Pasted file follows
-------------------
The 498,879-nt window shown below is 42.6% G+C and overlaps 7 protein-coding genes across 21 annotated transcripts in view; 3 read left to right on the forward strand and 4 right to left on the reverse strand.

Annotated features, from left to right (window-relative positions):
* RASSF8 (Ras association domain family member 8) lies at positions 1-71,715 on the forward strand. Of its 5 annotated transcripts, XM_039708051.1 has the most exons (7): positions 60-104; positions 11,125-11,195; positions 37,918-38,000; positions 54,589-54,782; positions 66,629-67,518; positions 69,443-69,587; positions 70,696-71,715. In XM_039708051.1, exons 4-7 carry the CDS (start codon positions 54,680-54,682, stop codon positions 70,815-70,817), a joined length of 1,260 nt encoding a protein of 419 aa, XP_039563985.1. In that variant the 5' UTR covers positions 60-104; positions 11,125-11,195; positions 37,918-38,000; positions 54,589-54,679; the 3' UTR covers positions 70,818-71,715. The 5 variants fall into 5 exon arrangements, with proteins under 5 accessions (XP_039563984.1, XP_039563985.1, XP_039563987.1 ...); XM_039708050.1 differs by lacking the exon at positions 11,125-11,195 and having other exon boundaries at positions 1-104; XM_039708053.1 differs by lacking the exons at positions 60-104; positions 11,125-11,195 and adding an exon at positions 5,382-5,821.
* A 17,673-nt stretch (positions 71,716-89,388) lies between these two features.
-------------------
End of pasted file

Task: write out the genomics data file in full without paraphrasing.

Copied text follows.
The 498,879-nt window shown below is 42.6% G+C and overlaps 7 protein-coding genes across 21 annotated transcripts in view; 3 read left to right on the forward strand and 4 right to left on the reverse strand.

Annotated features, from left to right (window-relative positions):
* RASSF8 (Ras association domain family member 8) lies at positions 1-71,715 on the forward strand. Of its 5 annotated transcripts, XM_039708051.1 has the most exons (7): positions 60-104; positions 11,125-11,195; positions 37,918-38,000; positions 54,589-54,782; positions 66,629-67,518; positions 69,443-69,587; positions 70,696-71,715. In XM_039708051.1, exons 4-7 carry the CDS (start codon positions 54,680-54,682, stop codon positions 70,815-70,817), a joined length of 1,260 nt encoding a protein of 419 aa, XP_039563985.1. In that variant the 5' UTR covers positions 60-104; positions 11,125-11,195; positions 37,918-38,000; positions 54,589-54,679; the 3' UTR covers positions 70,818-71,715. The 5 variants fall into 5 exon arrangements, with proteins under 5 accessions (XP_039563984.1, XP_039563985.1, XP_039563987.1 ...); XM_039708050.1 differs by lacking the exon at positions 11,125-11,195 and having other exon boundaries at positions 1-104; XM_039708053.1 differs by lacking the exons at positions 60-104; positions 11,125-11,195 and adding an exon at positions 5,382-5,821.
* A 17,673-nt stretch (positions 71,716-89,388) lies between these two features.